It has come as no surprise to find that I am a bit of a procrastinator, but when you don't keep regular office hours because you freelance, the problem can suddenly escalate. Not only that, but you have your entire living space to distract you, not just the office kitchen. For me personally, it's got to the point where even washing dirty clothes can suddenly seem like a pressing matter that cannot, ironically, be put off.
So, is procrastination something you can work on? It would appear that the answer is yes. According to one BBC story published in August, procrastination is less about time management and more about managing your emotions. Researchers scanned nearly 300 brains and found that the amygdala - the part of the brain that processes and controls motivation - is larger in people who are procrastinators.
Bear with me, this gets a bit technical.
The researchers also found that connections between the amygdala and the dorsal anterior cingulate cortex (DACC) in procrastinators aren't as good as in proactive people. What is the DACC? It's the part of the brain that uses information from the amygdala to decide what kind of action the body should take. Researchers believe that people who procrastinate are less able to filter out distractions and emotions. But we can work on changing the brain, say doctors quoted in the story. Apparently something as simple as mindfulness meditation can help.
I then came across a story from Time that talked about how we inherently attach values to tasks, and if the value of that task is (a) too difficult to achieve; (b) too far away from you in terms of time; or (c) not appealing because you tend to be more impulsive, then procrastination sets in.
The advice? Take a step back and identify your habits. Is there a pattern? What do you always put off to last? If you have a clearer picture of your habits, then you have a better chance of fixing them. The article also includes some useful tips (some of which are covered below).
And, now, my top tips for beating procrastination. Don't blame me if they don't work!
The Pomodoro technique (named after a tomato). I learned this on a course and found it useful; there are loads of apps that help you with this too. It's basically working in short bursts. Choose one task and set a timer for 25 minutes. Work for that entire time, even if some of that time is only spent thinking. When the timer goes off, reward yourself with a short break of five minutes. Repeat four times (also called four pomodoros). Take a longer break. Warning: don't be tempted to check Facebook or go onto YouTube for your break. You'll find five minutes easily turning into 20.
Timeboxing: allocate a fixed time period (called a time box) for all of your planned activities in a day. Some people might use spreadsheets to map it out, but I would recommend Trello. If you've not heard of Trello, it's a great time management tool and free to use. It allows you to use colors for different tasks, set priorities, add links and lists, add colleagues to projects and, importantly, you can check stuff off.
Batching: group your regular tasks into concentrated work sessions. Some tasks that you can batch are: responding to and writing emails, invoicing and expenses, promoting your business, pitching, building business leads, etc. It depends on the type of work you do, but batching can be useful if you find yourself constantly moving between different tasks haphazardly.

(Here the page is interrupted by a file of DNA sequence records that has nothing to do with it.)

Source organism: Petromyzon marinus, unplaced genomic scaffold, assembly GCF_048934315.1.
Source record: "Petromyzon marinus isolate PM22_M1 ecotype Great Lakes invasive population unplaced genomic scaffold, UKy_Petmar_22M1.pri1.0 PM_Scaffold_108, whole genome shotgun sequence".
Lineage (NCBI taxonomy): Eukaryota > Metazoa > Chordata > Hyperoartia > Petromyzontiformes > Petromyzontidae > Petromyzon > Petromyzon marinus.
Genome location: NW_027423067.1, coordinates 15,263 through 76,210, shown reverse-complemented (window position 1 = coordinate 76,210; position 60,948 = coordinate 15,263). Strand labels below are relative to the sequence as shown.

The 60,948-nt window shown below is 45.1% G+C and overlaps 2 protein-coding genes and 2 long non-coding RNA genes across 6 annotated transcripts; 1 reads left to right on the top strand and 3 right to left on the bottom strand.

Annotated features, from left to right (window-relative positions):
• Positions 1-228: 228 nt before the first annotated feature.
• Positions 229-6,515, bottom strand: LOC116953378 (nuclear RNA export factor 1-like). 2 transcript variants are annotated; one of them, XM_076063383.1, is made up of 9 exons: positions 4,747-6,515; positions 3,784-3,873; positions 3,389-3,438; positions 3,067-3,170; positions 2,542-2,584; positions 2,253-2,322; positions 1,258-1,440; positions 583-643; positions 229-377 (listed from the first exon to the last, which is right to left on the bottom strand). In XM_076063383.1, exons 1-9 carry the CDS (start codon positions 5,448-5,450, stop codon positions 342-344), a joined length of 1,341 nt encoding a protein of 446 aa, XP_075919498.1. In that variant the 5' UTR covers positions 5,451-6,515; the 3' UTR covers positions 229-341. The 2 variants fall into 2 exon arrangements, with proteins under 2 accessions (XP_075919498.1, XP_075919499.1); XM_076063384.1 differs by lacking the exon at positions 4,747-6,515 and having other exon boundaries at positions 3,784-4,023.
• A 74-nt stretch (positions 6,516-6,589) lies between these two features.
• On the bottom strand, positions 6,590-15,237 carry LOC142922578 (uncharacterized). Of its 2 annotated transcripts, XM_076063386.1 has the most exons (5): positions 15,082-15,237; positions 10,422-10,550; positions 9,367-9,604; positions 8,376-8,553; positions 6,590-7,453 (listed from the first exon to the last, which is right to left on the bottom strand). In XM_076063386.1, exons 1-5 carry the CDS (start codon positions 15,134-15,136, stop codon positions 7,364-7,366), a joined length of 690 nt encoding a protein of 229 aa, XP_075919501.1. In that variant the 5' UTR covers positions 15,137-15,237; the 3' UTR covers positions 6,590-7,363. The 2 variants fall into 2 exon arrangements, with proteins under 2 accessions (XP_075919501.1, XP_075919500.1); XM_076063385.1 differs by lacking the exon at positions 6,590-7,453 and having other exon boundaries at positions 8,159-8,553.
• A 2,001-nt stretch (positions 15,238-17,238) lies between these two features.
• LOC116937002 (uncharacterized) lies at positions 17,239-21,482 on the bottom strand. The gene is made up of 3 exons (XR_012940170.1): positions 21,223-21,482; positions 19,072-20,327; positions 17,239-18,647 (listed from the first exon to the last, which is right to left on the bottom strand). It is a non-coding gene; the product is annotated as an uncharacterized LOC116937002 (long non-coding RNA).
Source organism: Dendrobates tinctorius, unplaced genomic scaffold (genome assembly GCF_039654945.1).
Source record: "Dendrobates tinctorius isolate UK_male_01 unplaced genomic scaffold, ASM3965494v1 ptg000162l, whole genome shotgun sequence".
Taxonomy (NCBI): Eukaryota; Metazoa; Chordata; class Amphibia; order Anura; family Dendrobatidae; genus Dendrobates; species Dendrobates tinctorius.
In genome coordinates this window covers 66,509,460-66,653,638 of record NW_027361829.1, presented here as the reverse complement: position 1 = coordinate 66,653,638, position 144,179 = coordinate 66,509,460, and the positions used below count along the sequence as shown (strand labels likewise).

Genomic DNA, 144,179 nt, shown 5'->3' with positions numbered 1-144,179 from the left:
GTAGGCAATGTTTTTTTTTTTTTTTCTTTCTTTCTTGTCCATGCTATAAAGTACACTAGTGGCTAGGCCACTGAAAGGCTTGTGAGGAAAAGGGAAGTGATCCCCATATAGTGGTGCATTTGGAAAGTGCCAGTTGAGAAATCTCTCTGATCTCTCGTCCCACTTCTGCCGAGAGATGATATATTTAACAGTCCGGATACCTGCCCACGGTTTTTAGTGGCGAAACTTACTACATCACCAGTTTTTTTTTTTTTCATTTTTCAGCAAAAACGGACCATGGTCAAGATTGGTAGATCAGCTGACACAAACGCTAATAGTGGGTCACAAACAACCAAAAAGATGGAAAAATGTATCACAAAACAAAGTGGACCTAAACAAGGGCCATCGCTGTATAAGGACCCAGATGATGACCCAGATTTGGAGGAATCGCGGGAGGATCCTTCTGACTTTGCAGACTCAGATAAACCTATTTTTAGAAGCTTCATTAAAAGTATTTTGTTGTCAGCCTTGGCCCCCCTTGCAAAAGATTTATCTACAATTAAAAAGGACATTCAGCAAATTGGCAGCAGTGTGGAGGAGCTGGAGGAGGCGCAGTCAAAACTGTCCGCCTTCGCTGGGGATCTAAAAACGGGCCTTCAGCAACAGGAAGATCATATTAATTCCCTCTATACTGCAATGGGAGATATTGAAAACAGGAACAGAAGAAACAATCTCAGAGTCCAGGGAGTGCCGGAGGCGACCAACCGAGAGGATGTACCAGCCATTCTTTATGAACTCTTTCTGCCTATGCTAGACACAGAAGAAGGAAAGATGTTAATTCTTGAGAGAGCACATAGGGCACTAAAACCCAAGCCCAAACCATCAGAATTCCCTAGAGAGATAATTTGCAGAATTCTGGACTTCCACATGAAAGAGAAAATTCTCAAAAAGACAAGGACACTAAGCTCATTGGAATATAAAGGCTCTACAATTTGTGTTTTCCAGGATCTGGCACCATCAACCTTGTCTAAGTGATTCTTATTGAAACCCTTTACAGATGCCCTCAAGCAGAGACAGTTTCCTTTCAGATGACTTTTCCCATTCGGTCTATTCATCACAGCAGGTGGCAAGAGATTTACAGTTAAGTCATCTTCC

If spreadsheets make you break out in a sweat, just make an old-fashioned list. Put things on there that are manageable and practical, things that you can tick off fairly easily. Don't start the list with 'finish the novel that I've been writing in my head for the last three years'.
It' s an obvious one, but turn off all notifications on your computer. It's a good idea to put your phone out of sight too. Close down any windows that aren't related to the task, because it's far too easy to casually head back over to do a bit of shopping on Amazon if the tab is open.
There is no time like the present. Ever heard that one? I find that putting something off is usually related to not knowing where to start or not having an imminent deadline. So just start. It doesn't have to be perfect. I do a lot of writing for a living. If you can't nail the intro, start a bit further down. Put anything down. You'll find that it will kick-start the process and it should get easier.
Get out of the house. Some of us need others to inspire us with their
productivity and others are good at motivating themselves. If you fall into the former camp and work from home, try a co-working space. There are lots of cheap options out there and you'd be getting to meet other self-employed people or entrepreneurs. It's also nice to have somewhere new to check out. The new surroundings could help get you out of a rut or to see things from a different perspective.
Stop lying to yourself. The thing is, we all probably have the time to get done what needs doing, but we tend to tell ourselves otherwise. The inconvenient truth is usually staring us in the face, but we might not like the answers. It might mean getting up an hour or two earlier, taking a shower the night before, cutting half an hour from your exercise routine and maybe even working after the kids are put to bed (which is a bit awful, I admit).
If you've got any tips or feedback, feel free to comment below.